Confined Spaces: WA Mines 3x More Fatal Than Any Other State

Confined spaces training

WA mine sites are three times more fatal than other states in Australia, according to recent reports from Safe Work Australia.

The report also revealed that workers are treating their own injuries on the job out of fear of being fired. This “culture of cover-ups” is reportedly a result of  mining companies trying to keep profits and production at full speed. Following inquiries by The Sunday Times, Department of Mines and Petroleum director-general Richard  Sellers  said inspectors will probe the first-aid kit claims.

Mining is reportedly number three on the list of deadly jobs in WA, only surpassed by the agriculture and construction industries. Over a dozen lives have been lost in four years, with countless injuries and close-calls.

Since WA has over a third of Australia’s mine workers, it accounts for nearly half of the deaths.

Safe Work reports that from 2007- 2011 16 mine workers died in WA. Of the mining deaths  Queensland had five fatalities,NSW and SA had five, and Victoria had one.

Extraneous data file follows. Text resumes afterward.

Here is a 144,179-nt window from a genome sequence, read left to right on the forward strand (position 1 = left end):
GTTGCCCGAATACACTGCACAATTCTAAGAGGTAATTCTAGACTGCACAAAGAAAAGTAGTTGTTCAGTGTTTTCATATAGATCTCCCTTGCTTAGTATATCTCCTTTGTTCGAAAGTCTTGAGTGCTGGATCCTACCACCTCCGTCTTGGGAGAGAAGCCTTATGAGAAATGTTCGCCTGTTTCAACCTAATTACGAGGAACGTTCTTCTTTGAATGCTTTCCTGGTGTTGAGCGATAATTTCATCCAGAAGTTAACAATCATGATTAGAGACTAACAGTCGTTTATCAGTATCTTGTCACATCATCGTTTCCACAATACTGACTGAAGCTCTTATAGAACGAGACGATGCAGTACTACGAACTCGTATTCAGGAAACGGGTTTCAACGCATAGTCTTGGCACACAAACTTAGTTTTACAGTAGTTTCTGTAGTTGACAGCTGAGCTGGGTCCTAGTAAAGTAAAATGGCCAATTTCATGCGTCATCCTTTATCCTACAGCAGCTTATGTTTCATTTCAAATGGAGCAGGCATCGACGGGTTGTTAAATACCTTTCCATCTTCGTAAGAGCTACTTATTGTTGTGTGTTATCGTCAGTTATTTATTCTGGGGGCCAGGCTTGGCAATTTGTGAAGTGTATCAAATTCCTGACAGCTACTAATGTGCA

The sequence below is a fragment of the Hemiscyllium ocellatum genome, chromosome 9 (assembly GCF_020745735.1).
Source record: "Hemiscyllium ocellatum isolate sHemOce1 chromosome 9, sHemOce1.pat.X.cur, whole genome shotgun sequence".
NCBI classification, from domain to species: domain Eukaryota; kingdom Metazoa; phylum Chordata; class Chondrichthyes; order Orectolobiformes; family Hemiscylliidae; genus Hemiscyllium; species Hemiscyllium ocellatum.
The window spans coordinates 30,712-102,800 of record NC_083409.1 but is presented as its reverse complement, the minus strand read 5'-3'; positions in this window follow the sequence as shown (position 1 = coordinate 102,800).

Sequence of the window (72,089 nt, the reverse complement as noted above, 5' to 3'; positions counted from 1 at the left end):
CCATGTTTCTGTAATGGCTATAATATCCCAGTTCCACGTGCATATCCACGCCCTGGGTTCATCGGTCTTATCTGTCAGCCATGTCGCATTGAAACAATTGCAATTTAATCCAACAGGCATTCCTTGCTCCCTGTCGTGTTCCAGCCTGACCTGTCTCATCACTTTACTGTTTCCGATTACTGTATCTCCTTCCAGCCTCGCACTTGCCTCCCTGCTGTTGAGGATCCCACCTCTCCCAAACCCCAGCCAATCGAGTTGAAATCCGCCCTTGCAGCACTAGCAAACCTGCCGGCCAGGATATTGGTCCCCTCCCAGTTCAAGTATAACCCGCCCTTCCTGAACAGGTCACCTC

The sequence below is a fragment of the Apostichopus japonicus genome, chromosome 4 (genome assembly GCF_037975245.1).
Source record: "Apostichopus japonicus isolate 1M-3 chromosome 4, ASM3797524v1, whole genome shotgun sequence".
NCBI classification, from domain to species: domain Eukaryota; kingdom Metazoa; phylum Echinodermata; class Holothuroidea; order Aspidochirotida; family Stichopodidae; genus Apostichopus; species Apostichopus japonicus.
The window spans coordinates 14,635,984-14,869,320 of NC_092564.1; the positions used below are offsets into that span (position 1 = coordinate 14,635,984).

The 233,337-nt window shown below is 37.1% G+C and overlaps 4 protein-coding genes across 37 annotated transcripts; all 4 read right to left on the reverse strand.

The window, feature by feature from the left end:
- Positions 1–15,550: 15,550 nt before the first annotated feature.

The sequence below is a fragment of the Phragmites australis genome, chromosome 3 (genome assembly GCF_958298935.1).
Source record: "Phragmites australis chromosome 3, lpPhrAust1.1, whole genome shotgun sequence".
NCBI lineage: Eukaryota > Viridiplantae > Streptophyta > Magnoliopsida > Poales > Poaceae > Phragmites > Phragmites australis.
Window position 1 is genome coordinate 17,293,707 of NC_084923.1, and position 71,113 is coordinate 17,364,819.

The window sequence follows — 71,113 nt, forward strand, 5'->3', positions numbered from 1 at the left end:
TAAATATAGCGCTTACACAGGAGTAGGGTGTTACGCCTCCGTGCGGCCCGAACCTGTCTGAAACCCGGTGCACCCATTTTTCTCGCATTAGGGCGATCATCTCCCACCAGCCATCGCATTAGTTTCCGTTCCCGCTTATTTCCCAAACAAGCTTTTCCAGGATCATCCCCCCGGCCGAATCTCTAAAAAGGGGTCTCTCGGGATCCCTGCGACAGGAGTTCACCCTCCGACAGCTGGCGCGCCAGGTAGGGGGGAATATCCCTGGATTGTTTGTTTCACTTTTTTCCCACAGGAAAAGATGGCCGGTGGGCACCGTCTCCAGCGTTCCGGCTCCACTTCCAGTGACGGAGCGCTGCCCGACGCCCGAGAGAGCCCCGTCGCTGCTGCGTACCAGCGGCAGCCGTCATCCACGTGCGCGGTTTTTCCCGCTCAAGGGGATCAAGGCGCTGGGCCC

It was also revealed that

  •  Companies are informed prior to safety inspections
  • Following this month’s ore price drop, whole mine-safety teams were laid off.
  • Some inductions for new recruits consist of simply a  video with a questionnaire with answers provided.
  • Department of Mines noted over 50″significant incident reports” in under two decades. Some incidents include crushed workers, and deadly fumes in underground mines, explosions and other mining disasters.

Advocacy group FIFO Families’ said  several workers acquired their own first-aid kits for work because of the the fear they have of reporting “lost time injuries”. This fear is thought to stem from companies linking bonuses to “no lost-time” injuries since some contractors desperately wanted a clean safety record.

Consultant and campaigner Helen Fitzroy, who founded legacy charity Miners’ Promise following the mining death of her husband, has called for an elimination of production bonuses because they result in workers not reporting incidents.Construction, Forestry, Mining and Energy Union secretary Gary Wood  stated that mine inspections were often “controlled” during site visits .He confirmed allegations that some companies had no desire to have injury reported on their record.

Mines Department director-general Richard Sellers noted the success of his inspectors hosting impromptu safety inspections. Sellers stated that these “pop” inspections had prompted a safety overhaul in WA that has made the mines some of the safest in the world.

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